Fearless, the ethnologist kept up her acts of resistance even inside the camp, managing to sneak out notes that were passed to her secretly by her fellow female detainees as well as photographs of the women who were victims of pseudo-medical experiments.
She even composed an operetta on the condition of the Verfügbar, an “available” prisoner pliable to every whim. In Le Verfügbar aux enfers, Germaine Tillion shows a remarkable sense of humour: “I was told “you must resist”…/ I said yes, I got the gist / That’s how on the northern line / I got a seat without a whine…” The unfinished operetta, the energy and humour of which declined as the days and months in camp passed, remained hidden for over forty years. Germaine Tillion finally agreed to a stage production, performed at the Théâtre du Châtelet in 2007.
The ethnologist of the Aurès mountains also put the ethnological experience she’d gained in Algeria to use, analysing the camp’s structure with an insatiable will to understand the logic behind how it functioned and to decode its horrors in order to survive. Her resistance in camp became that of the spirit, a fight not to succumb to madness or despair.
While evading as much work as possible, Germaine Tillion couldn’t escape daily camp life with its hunger, disease, exhaustion, or absence of hygiene, nor her despair on learning the death of her mother, who had also been deported to Ravensbrück and killed in the gas chamber in March 1945.
After the war
Liberated by the Swedish Red Cross in May 1945, Germaine Tillion devoted part of her life to studying the Nazi concentration camp system, a study that began in secret within the camp walls, continued in Sweden with two fellow deportees, and conducted until she returned to Algeria. Convoy after convoy, she reconstructed the itineraries of the women deported to Ravensbrück, the conditions of their arrest, their transfer from one camp to another, the circumstances surrounding their death or what became of them after the liberation. The long, meticulous undertaking was motivated by her desire to bear witness to and keep some trace of these broken destinies, before they faded into oblivion.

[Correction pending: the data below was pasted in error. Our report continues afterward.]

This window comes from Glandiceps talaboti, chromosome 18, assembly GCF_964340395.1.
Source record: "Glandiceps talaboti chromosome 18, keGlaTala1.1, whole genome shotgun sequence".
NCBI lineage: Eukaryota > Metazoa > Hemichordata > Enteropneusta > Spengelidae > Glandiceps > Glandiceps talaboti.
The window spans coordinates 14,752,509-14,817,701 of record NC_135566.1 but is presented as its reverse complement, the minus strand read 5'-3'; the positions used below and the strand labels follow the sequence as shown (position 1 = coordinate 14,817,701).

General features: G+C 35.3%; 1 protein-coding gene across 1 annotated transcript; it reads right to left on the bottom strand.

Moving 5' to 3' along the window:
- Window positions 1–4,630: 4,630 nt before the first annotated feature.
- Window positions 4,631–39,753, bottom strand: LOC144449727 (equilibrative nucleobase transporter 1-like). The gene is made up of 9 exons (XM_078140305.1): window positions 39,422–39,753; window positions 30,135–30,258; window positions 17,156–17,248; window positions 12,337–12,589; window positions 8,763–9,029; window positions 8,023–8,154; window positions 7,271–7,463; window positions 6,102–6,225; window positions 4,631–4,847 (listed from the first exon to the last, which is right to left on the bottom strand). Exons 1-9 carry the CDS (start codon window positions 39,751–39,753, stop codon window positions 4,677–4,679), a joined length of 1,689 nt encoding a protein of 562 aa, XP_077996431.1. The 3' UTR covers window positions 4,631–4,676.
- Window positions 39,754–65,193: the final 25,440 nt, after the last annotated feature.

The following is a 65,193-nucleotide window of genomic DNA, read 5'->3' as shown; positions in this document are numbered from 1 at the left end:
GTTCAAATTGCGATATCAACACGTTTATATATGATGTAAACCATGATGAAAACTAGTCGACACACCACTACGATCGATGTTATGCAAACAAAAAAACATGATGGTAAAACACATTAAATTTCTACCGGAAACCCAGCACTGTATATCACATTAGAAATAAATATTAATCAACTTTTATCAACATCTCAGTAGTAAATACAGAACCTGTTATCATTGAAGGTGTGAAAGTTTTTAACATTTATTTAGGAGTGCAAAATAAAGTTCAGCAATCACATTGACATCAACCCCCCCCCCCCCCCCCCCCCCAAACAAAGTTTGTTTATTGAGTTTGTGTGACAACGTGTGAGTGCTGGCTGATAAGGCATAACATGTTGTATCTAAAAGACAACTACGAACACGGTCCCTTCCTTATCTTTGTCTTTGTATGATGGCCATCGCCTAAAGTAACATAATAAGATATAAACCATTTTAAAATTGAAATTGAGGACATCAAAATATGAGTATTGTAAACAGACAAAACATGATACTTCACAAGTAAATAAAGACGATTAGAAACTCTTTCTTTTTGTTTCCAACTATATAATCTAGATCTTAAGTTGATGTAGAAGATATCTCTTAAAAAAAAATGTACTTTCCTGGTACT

Beginning in 1945, Germaine Tillion began administrative procedures relating to the Musée de l’Homme network to obtain medals and military pensions for the resistance fighters as voluntary combatants. She registered the group under the name “Musée de l’Homme Network-Hauet-Vildé” in 1946 in honour of the martyrs of the Musée de l’Homme.
“That day, in the offices of Fighting France, in between other things, I was asked to give a name to our organization and that’s how it was baptized the “Réseau du Musée de l’Homme”. Why that name? Because whenever we spoke of the first to die, we would say “the ones from the museum…”
“Le réseau Musée de l’Homme”, in A la recherche du vrai et du juste. A propos rompus avec le siècle, edited by Tzvetan Todorov, Paris, Seuil, 2001, p.145.L’ethnologue, des études au Musée de l’Homme